Before the community of Ajo was settled, the Tohono O’odham used water from a series of potholes in the area they called Mu’i Wawhia or Moivavi (many wells). Mexican miners later called the site Ajo, perhaps influenced by another O’odham name for the area –-au-auho—for the pigment they obtained from the ore-rich rocks.
On the way to silver mines near Magdalena, Sonora, Tom Childs, Sr. and his party chanced upon the Ajo area in 1847 and stopped to mine the ore they found. Soon the Arizona Mining & Trading Company, formed by Peter M. Brady, a friend of Childs, worked the rich surface ores, shipping loads around Cape Horn smelting in Swansea, Wales, in the mid 1850s. The mine closed when a ship sank off coast of Patagonia. Childs and other prospectors worked claims here; long supply lines and the lack of water discouraged large mining companies. Tom Childs, Jr. remained in the Ajo area and become merchant.
A wily promoter, A.J. Shotwell, enticed John Boddie of Missouri to help set up the St. Louis Copper Company in 1890s. Shotwell organized the rescue Copper Company when bankruptcy threatened. This became the Cornelia, then the New Cornelia, named after Boddie’s first wife.
“Professor” F.L McGahan and Shotwell introduced the so-called vacuum smelter that supposedly channeled each type of molten ore to different spigots and ran perpetually on the initial fuel. Mcgahan conveniently slipped away from the demonstration model in Los Angeles –it exploded when been tested.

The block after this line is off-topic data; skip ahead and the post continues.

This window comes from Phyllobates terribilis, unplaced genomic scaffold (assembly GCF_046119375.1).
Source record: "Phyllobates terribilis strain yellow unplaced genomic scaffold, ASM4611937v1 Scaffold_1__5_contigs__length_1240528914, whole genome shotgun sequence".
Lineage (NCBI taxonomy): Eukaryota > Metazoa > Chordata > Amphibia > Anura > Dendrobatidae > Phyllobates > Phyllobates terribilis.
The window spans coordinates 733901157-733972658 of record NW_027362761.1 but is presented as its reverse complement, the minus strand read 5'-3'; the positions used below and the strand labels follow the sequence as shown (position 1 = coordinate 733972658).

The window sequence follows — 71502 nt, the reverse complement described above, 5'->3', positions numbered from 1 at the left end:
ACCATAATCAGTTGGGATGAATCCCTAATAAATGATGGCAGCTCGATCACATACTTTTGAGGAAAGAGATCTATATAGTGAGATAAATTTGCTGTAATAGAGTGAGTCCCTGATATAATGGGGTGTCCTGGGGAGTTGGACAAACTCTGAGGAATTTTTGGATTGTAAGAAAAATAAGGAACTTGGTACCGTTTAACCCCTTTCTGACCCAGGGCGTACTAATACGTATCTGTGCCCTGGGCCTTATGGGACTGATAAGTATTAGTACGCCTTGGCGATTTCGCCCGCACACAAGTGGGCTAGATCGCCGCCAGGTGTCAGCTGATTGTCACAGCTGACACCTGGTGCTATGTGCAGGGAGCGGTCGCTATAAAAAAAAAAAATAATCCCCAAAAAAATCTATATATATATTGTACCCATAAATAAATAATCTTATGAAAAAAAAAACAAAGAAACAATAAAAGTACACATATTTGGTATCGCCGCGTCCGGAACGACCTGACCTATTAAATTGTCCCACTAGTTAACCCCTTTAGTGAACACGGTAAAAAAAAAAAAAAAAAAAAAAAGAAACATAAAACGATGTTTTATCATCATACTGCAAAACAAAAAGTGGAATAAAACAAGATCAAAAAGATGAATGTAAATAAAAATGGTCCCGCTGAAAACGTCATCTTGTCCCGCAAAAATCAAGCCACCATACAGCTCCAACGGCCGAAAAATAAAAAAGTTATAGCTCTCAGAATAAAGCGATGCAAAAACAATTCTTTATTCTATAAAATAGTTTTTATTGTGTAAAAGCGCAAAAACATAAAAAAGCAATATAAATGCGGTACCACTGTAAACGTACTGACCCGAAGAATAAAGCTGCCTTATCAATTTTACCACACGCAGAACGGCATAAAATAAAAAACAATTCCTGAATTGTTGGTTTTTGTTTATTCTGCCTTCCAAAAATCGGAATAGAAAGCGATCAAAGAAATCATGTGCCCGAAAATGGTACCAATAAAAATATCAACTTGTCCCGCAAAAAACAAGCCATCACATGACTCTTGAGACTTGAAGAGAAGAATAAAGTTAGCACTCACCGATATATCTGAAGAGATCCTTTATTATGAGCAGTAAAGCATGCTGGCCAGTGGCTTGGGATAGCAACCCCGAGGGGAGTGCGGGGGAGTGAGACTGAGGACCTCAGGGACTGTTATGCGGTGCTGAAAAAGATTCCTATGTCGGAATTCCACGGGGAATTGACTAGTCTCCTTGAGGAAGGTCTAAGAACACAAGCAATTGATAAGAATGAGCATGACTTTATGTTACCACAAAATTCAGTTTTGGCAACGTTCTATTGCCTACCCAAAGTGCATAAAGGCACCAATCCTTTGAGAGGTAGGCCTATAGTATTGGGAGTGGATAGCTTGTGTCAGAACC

The first to develop the Ajo area profitable was John Campbell Greenway, a Rough Rider and a star Yale athlete. He became general manager of the Calumet and the Arizona Mining Company. Dr. L.D. Ricketts and Greenway developed a leaching method to process the carbonate ore overburden. Greenway also located the well that still provides water to Ajo and directed the construction of the Plaza, the community’s focal point. Calumet and Phelps Dodge merged in 1931 and the mine became the new Cornelia Branch of Phelps Dodge, managed by Michael Curley. The local newspaper, the Ajo Copper News, published its first issue April 29, 1916. With over 90 years of history, it is one of a few businesses still in operation from the early days of the community, although it has changed locations several times. Its inception was at the urging of Greenway and Curley.
Ajo continued as the quintessential southwestern mining town, with occasional strikes and shutdowns, until 1983. The strike that began in July that year crippled the community with acrimony on both sides. Though the mine struggled on with non-union labor, copper prices plummeted and so did Ajo. Mining stopped in 1985. PD remained a presence in the community but sold much of its holdings, including the Plaza and the company housing. The remaining mines property is now owned by Freeport-McMoran Gold and Silver, Inc., which merged with Phelps Dodge in 2007.
Many retired people bought the houses and started a new era in Ajo‘s history and, more recently, changes have come about with the influx of Border Patrol Agents. The acquisition of the old Curley School and the plaza by the International Sonoran Desert Alliance has both preserved and altered the flavor of the community, which is home to many churches, fraternal groups, and social and cultural organizations with long and rich histories of their own.
© Ajo Copper News, used with permission.